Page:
Suppose $a$, $b$, $c$ are the lengths of the three sides of a triangle. When studying rational Bézier curves inscribed in the triangle, a mysterious quantity $w$ emerges in the algebra: $$ w = \frac{c}{\sqrt{2(a^2 + b^2)}} $$ I'd like to get a better understanding of $w$. Specifically:

  1. Does it represent anything, geometrically? A ratio of lengths or areas, maybe, or some trig function of some angle??
  2. Can we say anything about its range of values? For example, is it true that $w \le 1$?

A couple of special cases I already figured out:

  1. If $a=b$ (the triangle is isosceles), then $w$ is the sine of the base angle (the angle between the sides of lengths $a$ and $c$).
  2. If the sides of length $a$ and $b$ form a right angle, then $w^2 = \tfrac12$.

It looks as if $w^2$ is more tractable. So $$2w^2=\frac{c^2}{a^2+b^2}$$ and $$1-2w^2=\frac{a^2+b^2-c^2}{a^2+b^2}=\frac{2ab\cos C}{a^2+b^2}.$$ For fixed $a$ and $b$ as $C$ varies, this varies between $\pm2ab/(a^2+b^2)$. So $2w^2$ varies between $|a-b|^2/(a^2+b^2)$ and $|a+b|^2/(a^2+b^2)$. Thus $$2w^2\le\frac{a^2+2ab+b^2}{a^2+b^2}\le2$$ by AM/GM so indeed $w\le1$.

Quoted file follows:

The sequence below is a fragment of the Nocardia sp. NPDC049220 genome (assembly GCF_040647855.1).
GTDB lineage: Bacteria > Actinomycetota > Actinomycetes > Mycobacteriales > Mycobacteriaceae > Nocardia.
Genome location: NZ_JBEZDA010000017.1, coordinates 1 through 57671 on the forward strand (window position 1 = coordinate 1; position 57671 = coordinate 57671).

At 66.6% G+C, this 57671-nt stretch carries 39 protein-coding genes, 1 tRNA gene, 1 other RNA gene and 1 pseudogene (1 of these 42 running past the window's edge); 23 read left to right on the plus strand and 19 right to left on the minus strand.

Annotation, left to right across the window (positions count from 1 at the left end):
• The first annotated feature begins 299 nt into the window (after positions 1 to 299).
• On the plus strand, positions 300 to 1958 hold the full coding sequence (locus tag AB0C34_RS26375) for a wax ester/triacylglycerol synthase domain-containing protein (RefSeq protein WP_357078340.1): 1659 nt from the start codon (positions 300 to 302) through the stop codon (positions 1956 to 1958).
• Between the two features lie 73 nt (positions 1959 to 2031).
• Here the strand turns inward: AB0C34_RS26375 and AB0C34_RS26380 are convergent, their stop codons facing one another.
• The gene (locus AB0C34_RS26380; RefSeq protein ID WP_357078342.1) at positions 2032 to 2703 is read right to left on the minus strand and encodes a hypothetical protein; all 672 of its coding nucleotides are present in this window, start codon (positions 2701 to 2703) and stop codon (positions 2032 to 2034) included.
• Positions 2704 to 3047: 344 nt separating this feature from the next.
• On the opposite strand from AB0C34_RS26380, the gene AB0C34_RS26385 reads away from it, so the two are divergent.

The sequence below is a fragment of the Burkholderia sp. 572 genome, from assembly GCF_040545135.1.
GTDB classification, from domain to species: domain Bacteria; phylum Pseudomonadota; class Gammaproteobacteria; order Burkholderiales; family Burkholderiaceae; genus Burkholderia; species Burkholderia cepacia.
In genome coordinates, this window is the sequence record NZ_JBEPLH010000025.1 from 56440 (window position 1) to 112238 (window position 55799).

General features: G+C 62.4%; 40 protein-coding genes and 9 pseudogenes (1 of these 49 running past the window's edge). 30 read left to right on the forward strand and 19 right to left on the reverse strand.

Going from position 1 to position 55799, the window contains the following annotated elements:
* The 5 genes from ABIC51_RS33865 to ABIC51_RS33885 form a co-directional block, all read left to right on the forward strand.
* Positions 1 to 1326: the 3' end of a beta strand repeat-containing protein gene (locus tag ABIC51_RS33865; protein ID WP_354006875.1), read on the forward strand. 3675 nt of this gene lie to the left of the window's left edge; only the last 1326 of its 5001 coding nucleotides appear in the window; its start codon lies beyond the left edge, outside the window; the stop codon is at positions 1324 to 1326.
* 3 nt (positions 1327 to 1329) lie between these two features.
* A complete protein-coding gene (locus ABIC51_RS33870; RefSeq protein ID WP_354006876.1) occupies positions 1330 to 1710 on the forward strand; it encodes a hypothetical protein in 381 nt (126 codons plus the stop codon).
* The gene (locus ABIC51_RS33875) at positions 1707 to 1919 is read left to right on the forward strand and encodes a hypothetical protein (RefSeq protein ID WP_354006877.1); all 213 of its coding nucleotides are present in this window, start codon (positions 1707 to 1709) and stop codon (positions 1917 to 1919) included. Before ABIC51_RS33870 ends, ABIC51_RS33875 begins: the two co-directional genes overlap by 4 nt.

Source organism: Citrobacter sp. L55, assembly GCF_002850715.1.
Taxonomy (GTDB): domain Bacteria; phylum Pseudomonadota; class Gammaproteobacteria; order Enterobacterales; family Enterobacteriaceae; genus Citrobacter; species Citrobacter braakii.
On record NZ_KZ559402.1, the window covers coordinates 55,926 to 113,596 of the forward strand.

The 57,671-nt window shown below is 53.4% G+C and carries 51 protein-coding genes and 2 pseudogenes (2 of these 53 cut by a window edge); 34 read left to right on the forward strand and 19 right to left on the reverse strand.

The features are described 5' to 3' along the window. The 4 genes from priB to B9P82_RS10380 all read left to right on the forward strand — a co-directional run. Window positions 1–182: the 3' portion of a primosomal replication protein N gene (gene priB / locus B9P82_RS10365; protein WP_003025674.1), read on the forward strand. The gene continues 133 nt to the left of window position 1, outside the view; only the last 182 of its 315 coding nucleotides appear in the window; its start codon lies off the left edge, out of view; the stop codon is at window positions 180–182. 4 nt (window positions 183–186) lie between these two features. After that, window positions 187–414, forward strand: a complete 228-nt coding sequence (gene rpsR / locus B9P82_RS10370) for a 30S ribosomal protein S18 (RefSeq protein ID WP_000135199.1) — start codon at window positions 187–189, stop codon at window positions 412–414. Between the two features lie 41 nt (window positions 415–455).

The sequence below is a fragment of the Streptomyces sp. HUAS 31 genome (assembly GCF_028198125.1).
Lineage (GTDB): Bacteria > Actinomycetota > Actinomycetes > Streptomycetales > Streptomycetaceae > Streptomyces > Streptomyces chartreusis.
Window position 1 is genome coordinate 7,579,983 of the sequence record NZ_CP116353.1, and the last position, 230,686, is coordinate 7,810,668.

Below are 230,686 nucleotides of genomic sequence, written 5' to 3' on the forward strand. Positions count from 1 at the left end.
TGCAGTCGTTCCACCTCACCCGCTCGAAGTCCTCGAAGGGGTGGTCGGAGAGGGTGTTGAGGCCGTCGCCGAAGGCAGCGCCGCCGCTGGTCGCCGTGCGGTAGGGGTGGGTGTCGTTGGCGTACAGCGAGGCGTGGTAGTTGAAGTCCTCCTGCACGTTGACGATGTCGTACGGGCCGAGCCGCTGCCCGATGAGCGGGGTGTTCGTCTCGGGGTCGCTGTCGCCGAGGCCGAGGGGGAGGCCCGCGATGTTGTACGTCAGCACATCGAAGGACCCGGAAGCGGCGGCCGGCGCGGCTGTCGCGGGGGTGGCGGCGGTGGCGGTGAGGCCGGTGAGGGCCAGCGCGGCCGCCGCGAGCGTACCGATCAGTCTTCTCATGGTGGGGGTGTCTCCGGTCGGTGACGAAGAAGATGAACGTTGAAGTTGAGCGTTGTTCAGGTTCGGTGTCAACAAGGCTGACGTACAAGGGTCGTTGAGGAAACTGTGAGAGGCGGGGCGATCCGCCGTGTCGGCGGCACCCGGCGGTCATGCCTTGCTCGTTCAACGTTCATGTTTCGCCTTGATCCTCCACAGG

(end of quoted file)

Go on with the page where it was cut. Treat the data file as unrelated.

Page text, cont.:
I don't see any nice geometry so far.

  • $\begingroup$ Sorry to be dense, but I don't see how you got the last inequality. How does $AM \ge GM$ allow us to conclude that the fraction is $\le 2$. $\endgroup$ – bubba Apr 30 '17 at 8:24
  • $\begingroup$ $2ab\le a^2+b^2$ is AM/GM $\endgroup$ – Lord Shark the Unknown Apr 30 '17 at 8:55
  • $\begingroup$ OK. I thought AM/GM said $\sqrt{ab} \le \tfrac12 (a+b)$, so $2ab \le \tfrac12(a+b)^2$. But $2ab \le a^2 + b^2$ is obvious, too, regardless of what we call it. $\endgroup$ – bubba Apr 30 '17 at 9:44

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